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Carving Malibu Canyon in a C63 AMG

Posted by George Kennedy  March 16, 2012 02:28 PM

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(All photos: Steve Davis/WheelsTV). Click photo for larger version.

LOS ANGELES—Refined excess may sound like a contradiction, but it's the simplest way to describe this city and the monster I'm driving, a 2012 Mercedes-Benz C63 AMG Coupe. A fair amount of Angelinos will buy this elegant luxury car, which only gives off subtle hints of its bone-crushing power and finely-tuned suspension.

AMG is the in-house performance wing of Mercedes-Benz, akin to BMW's M Division. Both are well known among car enthusiasts, but with the M3, only BMW had a true world-beating performance coupe. Until now.

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First order: Get out of LA's tough, endless grid and tackle some challenging roads in the greater area.

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I head to Piuma Road, an hour outside of the city, which begins in the depths of Malibu Canyon. It's like a strewn garden hose draped over the side of a massive incline, a series of abrupt switchbacks and steady elevation changes that make it seem impossible to cross. Then a bright yellow Lotus blows past, its engine echoing off the canyon walls, completing the run. Time to join the fun.

It's the perfect place to put the 481-horsepower V-8 to work. While most versions of the C63 are listed at 451 horsepower, this particular test model had the AMG Development Pack, a $6,050 option that includes red brake calipers, a carbon fiber rear spoiler, and engine remapping to bring out 30 extra horsepower. Don't lose sleep over that number; 451 is plenty.

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Lay into the throttle and the V-8 comes to life, rocketing past 6,800 rpm and pressing the driver into the heated sport bucket seats. Climbing the sharp, upward curves of this hill was effortless, and there was always too much power. While this road is better suited to sharp-handling cars like the Lotus, the C63's horsepower adds some havoc to an otherwise smooth experience.

Some people may scoff at Mercedes for not fitting a true manual transmission. If you need the stick-shift, look at the M3. Otherwise, you'll be quite content with the 7-speed AMG Speedshift transmission. With multiple clutches, it manages power well and shifts in 100 milliseconds. That's an impressive number, but you'll be more impressed by the V-8's soundtrack when downshifting with the steering-wheel mounted paddles. Consider it your very own mechanical sonnet.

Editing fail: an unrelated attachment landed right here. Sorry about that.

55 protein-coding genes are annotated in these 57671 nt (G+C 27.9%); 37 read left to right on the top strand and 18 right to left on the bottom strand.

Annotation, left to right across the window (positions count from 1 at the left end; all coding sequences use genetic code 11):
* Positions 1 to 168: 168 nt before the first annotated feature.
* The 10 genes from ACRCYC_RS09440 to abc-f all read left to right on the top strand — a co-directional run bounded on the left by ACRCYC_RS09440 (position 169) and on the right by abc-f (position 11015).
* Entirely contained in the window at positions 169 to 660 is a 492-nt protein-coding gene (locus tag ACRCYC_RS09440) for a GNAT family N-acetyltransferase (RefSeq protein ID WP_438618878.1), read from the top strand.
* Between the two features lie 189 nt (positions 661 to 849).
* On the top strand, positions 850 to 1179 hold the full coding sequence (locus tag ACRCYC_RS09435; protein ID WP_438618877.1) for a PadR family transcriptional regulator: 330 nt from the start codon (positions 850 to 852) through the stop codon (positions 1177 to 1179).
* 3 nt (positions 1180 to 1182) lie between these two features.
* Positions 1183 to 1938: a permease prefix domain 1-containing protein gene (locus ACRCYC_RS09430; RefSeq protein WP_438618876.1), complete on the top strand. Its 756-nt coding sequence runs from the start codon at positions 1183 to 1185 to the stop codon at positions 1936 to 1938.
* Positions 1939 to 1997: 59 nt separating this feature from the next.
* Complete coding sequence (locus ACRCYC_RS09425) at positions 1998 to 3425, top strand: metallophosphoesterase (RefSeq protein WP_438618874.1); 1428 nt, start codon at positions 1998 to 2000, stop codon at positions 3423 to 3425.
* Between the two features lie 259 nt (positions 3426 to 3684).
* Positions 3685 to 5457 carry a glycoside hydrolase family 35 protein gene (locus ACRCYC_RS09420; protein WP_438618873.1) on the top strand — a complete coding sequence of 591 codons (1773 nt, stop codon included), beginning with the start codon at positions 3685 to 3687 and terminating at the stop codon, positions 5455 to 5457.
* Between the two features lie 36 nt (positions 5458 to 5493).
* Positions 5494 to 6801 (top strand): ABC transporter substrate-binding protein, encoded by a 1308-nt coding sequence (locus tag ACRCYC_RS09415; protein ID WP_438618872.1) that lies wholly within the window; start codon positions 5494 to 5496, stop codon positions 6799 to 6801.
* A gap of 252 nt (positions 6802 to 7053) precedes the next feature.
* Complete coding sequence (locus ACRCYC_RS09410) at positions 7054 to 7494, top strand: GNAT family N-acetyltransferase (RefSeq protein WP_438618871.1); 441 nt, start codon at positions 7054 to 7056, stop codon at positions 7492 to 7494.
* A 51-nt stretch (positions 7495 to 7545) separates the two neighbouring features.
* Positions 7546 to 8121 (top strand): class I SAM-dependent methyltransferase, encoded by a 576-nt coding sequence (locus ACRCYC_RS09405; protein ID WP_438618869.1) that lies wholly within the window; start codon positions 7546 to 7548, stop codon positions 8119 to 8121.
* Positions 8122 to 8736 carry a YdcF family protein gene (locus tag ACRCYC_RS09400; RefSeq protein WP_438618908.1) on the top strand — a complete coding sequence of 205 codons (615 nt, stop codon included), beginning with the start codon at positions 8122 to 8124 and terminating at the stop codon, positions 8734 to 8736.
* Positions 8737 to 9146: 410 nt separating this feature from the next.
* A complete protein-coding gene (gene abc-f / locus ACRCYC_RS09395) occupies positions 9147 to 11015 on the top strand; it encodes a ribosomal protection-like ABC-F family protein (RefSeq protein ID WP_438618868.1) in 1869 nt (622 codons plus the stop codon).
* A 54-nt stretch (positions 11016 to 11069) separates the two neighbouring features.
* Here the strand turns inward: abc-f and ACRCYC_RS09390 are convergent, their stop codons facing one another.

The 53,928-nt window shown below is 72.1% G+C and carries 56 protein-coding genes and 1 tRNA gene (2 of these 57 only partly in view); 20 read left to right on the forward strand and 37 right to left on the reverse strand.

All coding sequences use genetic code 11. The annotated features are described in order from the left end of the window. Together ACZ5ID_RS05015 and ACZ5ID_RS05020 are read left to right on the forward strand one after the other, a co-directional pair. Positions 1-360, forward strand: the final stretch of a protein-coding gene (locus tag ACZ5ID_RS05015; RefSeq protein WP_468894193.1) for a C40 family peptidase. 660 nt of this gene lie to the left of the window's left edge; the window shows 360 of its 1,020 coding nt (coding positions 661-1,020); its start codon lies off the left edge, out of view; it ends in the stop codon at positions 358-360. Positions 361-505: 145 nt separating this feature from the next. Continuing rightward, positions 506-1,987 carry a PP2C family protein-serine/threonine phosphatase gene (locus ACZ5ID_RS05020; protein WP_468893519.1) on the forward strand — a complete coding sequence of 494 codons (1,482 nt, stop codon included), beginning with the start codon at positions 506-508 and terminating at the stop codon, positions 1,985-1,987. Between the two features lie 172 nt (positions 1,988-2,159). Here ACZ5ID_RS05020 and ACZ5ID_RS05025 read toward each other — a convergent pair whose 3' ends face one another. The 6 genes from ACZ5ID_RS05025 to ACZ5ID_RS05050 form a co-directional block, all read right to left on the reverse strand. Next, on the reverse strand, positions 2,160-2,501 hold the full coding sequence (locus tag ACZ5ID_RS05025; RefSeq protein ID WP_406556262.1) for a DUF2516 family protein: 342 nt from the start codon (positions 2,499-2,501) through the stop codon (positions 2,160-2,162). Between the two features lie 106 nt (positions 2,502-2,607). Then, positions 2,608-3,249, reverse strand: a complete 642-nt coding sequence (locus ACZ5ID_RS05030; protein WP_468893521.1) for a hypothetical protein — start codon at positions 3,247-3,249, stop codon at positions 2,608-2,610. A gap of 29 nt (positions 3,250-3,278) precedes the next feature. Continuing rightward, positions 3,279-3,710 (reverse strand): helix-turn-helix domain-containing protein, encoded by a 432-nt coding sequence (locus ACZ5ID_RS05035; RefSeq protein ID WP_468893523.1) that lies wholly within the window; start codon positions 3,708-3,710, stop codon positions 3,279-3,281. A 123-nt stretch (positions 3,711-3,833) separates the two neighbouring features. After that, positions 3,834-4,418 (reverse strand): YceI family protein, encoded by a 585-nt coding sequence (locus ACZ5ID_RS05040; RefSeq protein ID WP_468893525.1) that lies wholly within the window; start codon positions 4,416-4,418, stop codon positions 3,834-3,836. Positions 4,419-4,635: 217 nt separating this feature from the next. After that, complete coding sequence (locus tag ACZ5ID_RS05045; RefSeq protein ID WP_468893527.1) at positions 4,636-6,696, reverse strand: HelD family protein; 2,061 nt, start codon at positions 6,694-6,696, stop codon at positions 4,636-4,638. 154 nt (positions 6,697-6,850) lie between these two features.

Shortly after cresting a hill, Piuma turns into Las Flores Canyon Road. Las Flores marks the descent down to the ocean and to the Pacific Coast Highway. Its turns are even tighter, and its sharp descent was ideal to try the brakes and steering.

All four disc brakes are perforated and drilled to dispel as much heat as possible, with six pistons in front and four in the rear. This hardware brings the C63 Coupe down to cornering speed alarmingly fast. You can open up the throttle on a straightaway and come back down to make an approaching S-turn almost instantly.

The speed-sensitive AMG-spec rack-and-pinion steering is jack-rabbit-responsive. Grabbing the squared-off steering wheel is a constant reminder of the car's performance, without even moving.

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Latigo Canyon Road was another 20-minute drive up the Pacific Coast Highway. Unlike Las Flores and Piuma, Latigo has a more gradual incline — and wasn’t as well-paved. But what pure joy. The harder you push the C63 into a corner, the quicker it squeezes out the other end without affair. Body roll was nonexistent, and you felt as though you could take on Le Mans or the Nurburgring. Retracing our steps down Latigo back to the highway was equally as thrilling, but when I returned to normal cruising, the C63 showed its caveats.

For one, the responsive suspension will not deliver any semblance of a smooth ride. Stretches of pothole-heavy roads threatened to shake my fillings loose. In addition, the neck-snapping 7-speed transmission is uneasy in traffic or navigating a parking lot. There is a learning curve to the multi-clutch setup, and it is unnerving to experience rollback during a hill start in a car where you do not control the clutch.

Then there's the price. The C63 Coupe starts at $61,430, quite in line with competition like the M3 and Cadillac CTS-V Coupe. But add a few options, and the sticker skyrockets. On our car, with the AMG Development pack and COMAND infotainment system, the price climbed to just south of $80,000.

Anyone looking to purchase a C63 Coupe already knows the deal and likely will be happy to trade certain comforts for a rewarding drive and heart-racing power. These people are called enthusiasts, and should be applauded. The moment the traffic on the Pacific Coast Highway lets up and there is a free stretch of road, a quick paddle-induced downshift and a healthy application of throttle will answer any reservations, provided you can hear it over the V-8's glorious gargle.

George Kennedy is a senior writer for Wheels TV in Acton and can be reached at gkennedy@wheelstv.net.

This blog is not written or edited by Boston.com or the Boston Globe.
The author is solely responsible for the content.

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